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Colonial Williamsburg seeks to raise $600 million

November 21, 2014

NORFOLK, Va. (AP) — The Colonial Williamsburg Foundation — which runs a popular living history museum that brings the 18th century to life with actors and restored buildings — announced Friday that it has embarked on a $600 million fundraising campaign.

The foundation launched the private phase of the campaign in 2009 and says it has already raised more than $300 million toward its goal. The public phase begins Saturday, the foundation said.

Colonial Williamsburg is the world’s largest living history museum, with more than 400 restored or reconstructed original buildings in Virginia’s 18th century Williamsburg capitol.

“This is a very special campaign. The size, of course, is one aspect of it. But I think more importantly, is what this number can do for Colonial Williamsburg, for our core educational mission and for observing this unique place. It’s very special, I think, in the hearts of all Americans,” said Colonial Williamsburg Foundation President Mitchell Reiss.

The money will go toward a variety of projects, including an expansion of Colonial Williamsburg’s art museums. Other funds will go toward preserving historic area buildings and gardens, as well as research and museum exhibitions.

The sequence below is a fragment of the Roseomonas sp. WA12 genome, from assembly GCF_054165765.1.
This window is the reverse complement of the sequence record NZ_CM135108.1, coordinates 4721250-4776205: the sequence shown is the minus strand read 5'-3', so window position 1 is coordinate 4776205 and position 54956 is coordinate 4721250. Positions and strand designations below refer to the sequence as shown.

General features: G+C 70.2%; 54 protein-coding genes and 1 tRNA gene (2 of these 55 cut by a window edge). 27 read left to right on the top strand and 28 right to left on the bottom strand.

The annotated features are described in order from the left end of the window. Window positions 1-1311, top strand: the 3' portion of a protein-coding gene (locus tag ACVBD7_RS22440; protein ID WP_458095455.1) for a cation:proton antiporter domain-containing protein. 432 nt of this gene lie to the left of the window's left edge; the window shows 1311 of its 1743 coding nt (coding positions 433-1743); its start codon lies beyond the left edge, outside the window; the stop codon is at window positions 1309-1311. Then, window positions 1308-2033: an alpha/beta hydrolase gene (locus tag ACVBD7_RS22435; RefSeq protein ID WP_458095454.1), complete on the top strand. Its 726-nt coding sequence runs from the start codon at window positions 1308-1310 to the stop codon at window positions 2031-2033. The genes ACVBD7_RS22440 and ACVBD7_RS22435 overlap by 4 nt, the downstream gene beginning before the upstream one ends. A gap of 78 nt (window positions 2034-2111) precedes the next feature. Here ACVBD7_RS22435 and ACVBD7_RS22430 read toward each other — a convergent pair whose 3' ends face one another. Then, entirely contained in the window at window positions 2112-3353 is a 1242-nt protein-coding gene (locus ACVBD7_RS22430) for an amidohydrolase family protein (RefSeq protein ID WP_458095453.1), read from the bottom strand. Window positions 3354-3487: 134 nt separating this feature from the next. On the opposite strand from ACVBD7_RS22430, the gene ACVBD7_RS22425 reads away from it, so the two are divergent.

The foundation oversees the largest colonial-period archaeological collection in the United States, and funding would also go toward an archaeological-collections building to provide support for archaeologists.

Reiss said the foundation sees its mission as more important than ever because many schools are cutting back on their American history and civics offerings, as well as field trips.

“Younger people are not as interested, are not being taught as much history as previous generations were. In a sense, that makes our story here all the more important,” Reiss said. “We know that they learn different ways than older folks did, so that means taking much more advantage of new technologies, digitizing parts of Colonial Williamsburg, figuring how we can engage them before we can inspire them.”

Some of the campaign money would be used to extend the foundation’s reach beyond Williamsburg with new teaching initiatives, professional development for teachers and a colonial trades television series. Investments also would be made in new media and technology.


Online: Colonial Williamsburg Foundation



Brock Vergakis can be reached at www.twitter.com/BrockVergakis

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